A Message From Wade Kawasaki

SEMA News—November 2018


A Message From Wade Kawasaki

SEMA Chairman of the Board

  Wade Kawasaki

Welcome to the 2018 SEMA Show, now in its 52nd year! This is where we get to see the newest products, vehicles and innovations that the automotive world has to offer. The industry is growing—now valued at $43 billion—and our research forecasts the upward trend will continue as we head into 2019. As your association chairman, I’m excited to welcome you to the place where passion meets progress in our industry, and I’m confident in saying that success starts here.

The SEMA staff, as well as the bountiful volunteers that serve on councils, committees and networks, work tirelessly to gather information needed to grow and protect our industry. This work includes finding solutions and support for manufacturers so that our industry’s growth is not stunted by the many threatening regulations it faces. It is our task to help companies navigate the continuous maze of government regulations, laws and taxes placed on our goods.

To serve our members, we developed a guide to complying with California’s Proposition 65, a law that enforces specific product warning labels for products sold in California. Additionally, we are helping businesses understand the Nexus Tax Laws, and how they can comply. Our SEMA Washington, D.C., staff also developed a bulletin to help companies understand the scope of the General Data Protection Regulation (GDPR), a privacy and security regulation for European citizens.

One of our largest initiatives in 2018 has been the Recognizing the Protection of Motorsports Act (RPM Act). The House Energy and Commerce Subcommittee on Environment passed the RPM Act, but there is much more to be done before it becomes law. We’re counting on our members to continue raising awareness. If left unattended, these threats can be detrimental to our industry, so it’s the responsibility of all SEMA members to fight the good fight.

A great responsibility is ushering the next generation of young men and women into our industry to keep the natural cycle of our members healthy and strong. On that front, I’m especially excited about some of the projects and ideas to promote youth engagement, which will ultimately bring more bright, young talent to our industry.

One SEMA volunteer network is working to recruit more college-level engineering students by collaborating with academic advisors at colleges, bringing awareness to the many engineering careers within our industry. Another group, working with SEMA Research and Education teams, has built a similar plan on the high school level. Another incentive is our SEMA Memorial Scholarship Fund, which offers financial assistance to high school seniors and current college students, as well as loan forgiveness for employees of SEMA-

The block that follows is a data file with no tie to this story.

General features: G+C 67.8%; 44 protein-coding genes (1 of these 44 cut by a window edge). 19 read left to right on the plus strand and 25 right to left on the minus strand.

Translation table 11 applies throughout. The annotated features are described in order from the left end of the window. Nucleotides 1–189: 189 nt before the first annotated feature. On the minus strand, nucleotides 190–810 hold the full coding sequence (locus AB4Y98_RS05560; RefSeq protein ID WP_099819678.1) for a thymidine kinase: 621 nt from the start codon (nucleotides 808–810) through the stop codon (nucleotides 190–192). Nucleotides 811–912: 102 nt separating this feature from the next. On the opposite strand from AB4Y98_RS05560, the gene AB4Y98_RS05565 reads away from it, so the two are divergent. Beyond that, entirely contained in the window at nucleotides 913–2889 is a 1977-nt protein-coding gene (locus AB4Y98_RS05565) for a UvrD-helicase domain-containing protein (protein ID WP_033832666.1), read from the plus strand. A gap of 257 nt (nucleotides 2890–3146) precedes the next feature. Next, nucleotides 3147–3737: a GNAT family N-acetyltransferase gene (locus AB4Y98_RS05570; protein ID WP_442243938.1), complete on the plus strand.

member companies.

Another great initiative funds a “Town Hall” function exclusively for young professionals to provide a forum for those under 40 years of age. And yet another council has initiated a speed networking event here at the Show that will efficiently match up SEMA-member manufacturers with reps who can help expand their business.

As you can see, SEMA council and network volunteers are firing on all cylinders, making significant contributions to the association’s strategic initiatives in helping secure the future of the industry. We’re counting on you to be a part of it. If you are not involved already, I hope you will consider attending any of the council receptions and meetings that are taking place here at the Show.

And to every attendee, regardless of age or affiliation, I’d like to extend my best wishes for a successful Show. In the words of Henry Ford, “Coming together is a beginning, staying together is progress and working together is success,” and that speaks volumes of our mission at the SEMA Show. With so much passion and innovative genius on display, it’s easy to understand why, for so many of us, the path to success truly does start here.


Wade Kawasaki

SEMA Chairman of the Board

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